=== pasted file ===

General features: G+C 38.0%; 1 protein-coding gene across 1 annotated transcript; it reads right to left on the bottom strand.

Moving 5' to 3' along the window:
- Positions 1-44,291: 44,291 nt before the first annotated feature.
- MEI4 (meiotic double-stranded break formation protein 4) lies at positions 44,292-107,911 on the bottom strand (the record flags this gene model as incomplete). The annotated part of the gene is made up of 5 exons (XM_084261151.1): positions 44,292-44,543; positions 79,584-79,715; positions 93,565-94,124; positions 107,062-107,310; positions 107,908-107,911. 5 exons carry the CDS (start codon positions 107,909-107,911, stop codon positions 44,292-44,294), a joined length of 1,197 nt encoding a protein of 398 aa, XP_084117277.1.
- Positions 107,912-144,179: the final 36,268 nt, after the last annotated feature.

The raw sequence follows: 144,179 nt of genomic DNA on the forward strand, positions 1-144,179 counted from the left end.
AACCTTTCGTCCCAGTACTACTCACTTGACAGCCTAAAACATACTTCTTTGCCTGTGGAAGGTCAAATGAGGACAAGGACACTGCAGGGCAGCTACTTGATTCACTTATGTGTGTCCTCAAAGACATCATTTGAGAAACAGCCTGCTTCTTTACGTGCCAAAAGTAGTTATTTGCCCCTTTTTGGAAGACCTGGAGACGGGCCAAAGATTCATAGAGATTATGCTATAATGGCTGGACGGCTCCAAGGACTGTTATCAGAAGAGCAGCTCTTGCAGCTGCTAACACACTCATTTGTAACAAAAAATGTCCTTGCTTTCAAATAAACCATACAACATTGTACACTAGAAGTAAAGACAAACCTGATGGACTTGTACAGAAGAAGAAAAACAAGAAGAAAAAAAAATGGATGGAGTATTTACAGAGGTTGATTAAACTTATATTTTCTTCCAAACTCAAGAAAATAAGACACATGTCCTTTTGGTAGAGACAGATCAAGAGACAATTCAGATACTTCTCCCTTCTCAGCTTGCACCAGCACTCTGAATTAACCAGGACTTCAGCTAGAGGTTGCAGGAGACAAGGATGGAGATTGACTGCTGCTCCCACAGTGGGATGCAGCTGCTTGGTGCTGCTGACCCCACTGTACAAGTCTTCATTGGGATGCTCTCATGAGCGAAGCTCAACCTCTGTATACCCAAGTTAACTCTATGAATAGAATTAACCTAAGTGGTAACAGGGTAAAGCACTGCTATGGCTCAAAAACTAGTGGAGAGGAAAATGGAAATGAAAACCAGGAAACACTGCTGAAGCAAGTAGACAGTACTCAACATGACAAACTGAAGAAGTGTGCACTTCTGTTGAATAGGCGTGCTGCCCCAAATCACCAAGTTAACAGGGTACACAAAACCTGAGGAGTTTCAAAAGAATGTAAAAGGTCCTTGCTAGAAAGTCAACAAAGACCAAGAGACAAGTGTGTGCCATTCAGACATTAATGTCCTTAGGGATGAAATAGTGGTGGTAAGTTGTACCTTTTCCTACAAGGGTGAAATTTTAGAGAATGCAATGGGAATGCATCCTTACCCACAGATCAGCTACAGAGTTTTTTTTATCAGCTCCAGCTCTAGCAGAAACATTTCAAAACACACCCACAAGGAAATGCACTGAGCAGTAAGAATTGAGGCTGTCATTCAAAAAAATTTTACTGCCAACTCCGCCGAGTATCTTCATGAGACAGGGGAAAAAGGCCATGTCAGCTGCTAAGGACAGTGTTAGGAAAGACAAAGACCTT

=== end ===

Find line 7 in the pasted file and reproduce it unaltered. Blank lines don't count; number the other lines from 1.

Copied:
AACCTTTCGTCCCAGTACTACTCACTTGACAGCCTAAAACATACTTCTTTGCCTGTGGAAGGTCAAATGAGGACAAGGACACTGCAGGGCAGCTACTTGATTCACTTATGTGTGTCCTCAAAGACATCATTTGAGAAACAGCCTGCTTCTTTACGTGCCAAAAGTAGTTATTTGCCCCTTTTTGGAAGACCTGGAGACGGGCCAAAGATTCATAGAGATTATGCTATAATGGCTGGACGGCTCCAAGGACTGTTATCAGAAGAGCAGCTCTTGCAGCTGCTAACACACTCATTTGTAACAAAAAATGTCCTTGCTTTCAAATAAACCATACAACATTGTACACTAGAAGTAAAGACAAACCTGATGGACTTGTACAGAAGAAGAAAAACAAGAAGAAAAAAAAATGGATGGAGTATTTACAGAGGTTGATTAAACTTATATTTTCTTCCAAACTCAAGAAAATAAGACACATGTCCTTTTGGTAGAGACAGATCAAGAGACAATTCAGATACTTCTCCCTTCTCAGCTTGCACCAGCACTCTGAATTAACCAGGACTTCAGCTAGAGGTTGCAGGAGACAAGGATGGAGATTGACTGCTGCTCCCACAGTGGGATGCAGCTGCTTGGTGCTGCTGACCCCACTGTACAAGTCTTCATTGGGATGCTCTCATGAGCGAAGCTCAACCTCTGTATACCCAAGTTAACTCTATGAATAGAATTAACCTAAGTGGTAACAGGGTAAAGCACTGCTATGGCTCAAAAACTAGTGGAGAGGAAAATGGAAATGAAAACCAGGAAACACTGCTGAAGCAAGTAGACAGTACTCAACATGACAAACTGAAGAAGTGTGCACTTCTGTTGAATAGGCGTGCTGCCCCAAATCACCAAGTTAACAGGGTACACAAAACCTGAGGAGTTTCAAAAGAATGTAAAAGGTCCTTGCTAGAAAGTCAACAAAGACCAAGAGACAAGTGTGTGCCATTCAGACATTAATGTCCTTAGGGATGAAATAGTGGTGGTAAGTTGTACCTTTTCCTACAAGGGTGAAATTTTAGAGAATGCAATGGGAATGCATCCTTACCCACAGATCAGCTACAGAGTTTTTTTTATCAGCTCCAGCTCTAGCAGAAACATTTCAAAACACACCCACAAGGAAATGCACTGAGCAGTAAGAATTGAGGCTGTCATTCAAAAAAATTTTACTGCCAACTCCGCCGAGTATCTTCATGAGACAGGGGAAAAAGGCCATGTCAGCTGCTAAGGACAGTGTTAGGAAAGACAAAGACCTT